Collateral Guide 2023: Looking beyond regulation

Collateral Guide 2023: Looking beyond regulation

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Smartstream Collateral Guide Thought Leadership

Whilst firms will continue to keep an eye on UMR post-phase six, there is now an opportunity to focus on issues such as cost reduction, consolidation, and automation says Trevor Negus, senior product manager at SmartStream. 

 This Thought Leadership article is part of the 2023 Collateral Magazine, which can be accessed here.

UMR may not be completely done and dusted in that there will be some legacy considerations around the regulation, but now that phase six has been implemented there is an opportunity to look beyond OTC and consolidate across business lines.

One of the big consolidation issues is getting data from all the different clearing houses across Europe and the US into the collateral management system. Being able to normalise the different data structures from each of the clearing houses and brokers will enable firms to monitor margin calls, funding, and inventory more effectively. 

This is important for global management reporting, but also fundamental for managing inventory. Firms must look at inventory on a global basis, rather than by region or business line to facilitate an efficient optimisation process.

The peripheral inventory systems feed in data enabling firms to determine what is available. These connections are through APIs and allow firms to connect the collateral system to the inventory management system - as well as connecting to analytical tools for optimisation and initial margin calculations. APIs also permit interfaces to new technologies like micro services and distributed ledger technology.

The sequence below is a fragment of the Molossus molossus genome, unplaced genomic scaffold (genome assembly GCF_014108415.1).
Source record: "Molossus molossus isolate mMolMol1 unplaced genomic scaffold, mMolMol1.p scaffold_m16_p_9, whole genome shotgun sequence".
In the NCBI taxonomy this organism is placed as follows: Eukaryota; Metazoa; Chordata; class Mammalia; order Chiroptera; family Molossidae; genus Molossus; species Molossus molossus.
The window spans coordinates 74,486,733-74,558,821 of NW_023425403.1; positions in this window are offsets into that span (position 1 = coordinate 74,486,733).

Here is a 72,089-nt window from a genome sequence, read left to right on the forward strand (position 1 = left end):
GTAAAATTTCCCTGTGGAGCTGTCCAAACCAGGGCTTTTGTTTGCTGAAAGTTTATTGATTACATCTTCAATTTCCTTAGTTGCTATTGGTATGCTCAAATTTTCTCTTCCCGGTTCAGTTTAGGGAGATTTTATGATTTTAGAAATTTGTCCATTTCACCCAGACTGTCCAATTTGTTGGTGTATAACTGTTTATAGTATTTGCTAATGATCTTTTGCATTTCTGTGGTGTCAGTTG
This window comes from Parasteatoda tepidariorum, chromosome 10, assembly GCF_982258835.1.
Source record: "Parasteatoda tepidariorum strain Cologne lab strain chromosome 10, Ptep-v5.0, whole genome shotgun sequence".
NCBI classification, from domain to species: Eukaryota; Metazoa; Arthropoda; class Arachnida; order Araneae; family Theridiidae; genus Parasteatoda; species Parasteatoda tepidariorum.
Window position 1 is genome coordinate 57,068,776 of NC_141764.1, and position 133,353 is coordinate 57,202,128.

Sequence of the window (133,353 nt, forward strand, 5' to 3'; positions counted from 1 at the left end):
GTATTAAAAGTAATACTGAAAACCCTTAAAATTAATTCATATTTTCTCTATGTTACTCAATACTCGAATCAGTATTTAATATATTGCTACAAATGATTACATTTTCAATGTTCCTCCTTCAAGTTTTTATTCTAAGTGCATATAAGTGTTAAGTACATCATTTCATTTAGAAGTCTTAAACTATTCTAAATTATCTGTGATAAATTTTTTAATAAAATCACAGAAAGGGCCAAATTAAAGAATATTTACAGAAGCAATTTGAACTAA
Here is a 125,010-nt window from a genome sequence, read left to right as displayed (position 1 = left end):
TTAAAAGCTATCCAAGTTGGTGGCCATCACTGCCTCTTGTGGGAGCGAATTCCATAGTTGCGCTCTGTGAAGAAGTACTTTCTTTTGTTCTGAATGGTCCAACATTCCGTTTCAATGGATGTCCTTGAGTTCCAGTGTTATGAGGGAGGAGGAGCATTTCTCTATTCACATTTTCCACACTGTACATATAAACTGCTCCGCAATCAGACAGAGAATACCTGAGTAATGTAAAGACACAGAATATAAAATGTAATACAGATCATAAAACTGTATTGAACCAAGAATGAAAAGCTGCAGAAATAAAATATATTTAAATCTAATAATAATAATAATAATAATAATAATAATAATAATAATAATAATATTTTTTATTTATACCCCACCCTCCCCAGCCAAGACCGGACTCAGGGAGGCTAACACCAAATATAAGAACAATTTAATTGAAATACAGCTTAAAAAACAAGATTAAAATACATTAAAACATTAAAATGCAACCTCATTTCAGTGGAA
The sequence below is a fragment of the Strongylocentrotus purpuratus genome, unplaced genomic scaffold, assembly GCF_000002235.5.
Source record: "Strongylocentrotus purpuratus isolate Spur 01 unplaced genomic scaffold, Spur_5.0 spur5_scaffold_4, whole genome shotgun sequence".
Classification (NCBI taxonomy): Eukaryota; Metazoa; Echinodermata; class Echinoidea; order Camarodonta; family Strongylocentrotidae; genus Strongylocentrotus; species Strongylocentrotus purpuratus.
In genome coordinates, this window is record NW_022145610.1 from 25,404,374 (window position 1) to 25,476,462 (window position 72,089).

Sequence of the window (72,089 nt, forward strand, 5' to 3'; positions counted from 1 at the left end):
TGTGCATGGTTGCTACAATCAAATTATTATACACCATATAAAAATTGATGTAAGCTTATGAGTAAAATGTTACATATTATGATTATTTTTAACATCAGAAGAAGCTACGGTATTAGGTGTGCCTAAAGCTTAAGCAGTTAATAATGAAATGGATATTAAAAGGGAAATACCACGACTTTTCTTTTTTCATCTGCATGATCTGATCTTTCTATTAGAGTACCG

We have been working very hard on our API suite. We understand that we are just one part of the ecosystem within the back or middle office and have to receive data from upstream trading, inventory management and credit risk management systems, whilst at the same time feed data like collateral movements downstream into settlement systems, general ledgers, and custodians.

Having access to that data in real time is very important, particularly when it comes to settlement - firms need to know whether something settled or failed immediately rather than at the end of the day or the following day.

Cost reduction

From a technology perspective we see a shift towards micro services. One of the big expenses with any software solution is upgrading it, so being able to take different components of the application independently without upgrading the whole system will obviously help in terms of overall cost of ownership.

Collateral management was a little slow to embrace software-as-a-service on the basis that it was seen as a critical function. But concerns around security have been addressed, particularly through our use of private cloud. Cloud technology, of course, offers lower install costs combined with services such as auditing, archiving, and service level agreement reporting as part of the package.

Firms have been benefiting from automation through messaging for a long time and this has become the norm for margin call processing, but we also need to be looking at processes such as interest and substitution events. Monthly interest processing can be onerous and allowing for automatic reconciliation and messaging should reduce the staffing required.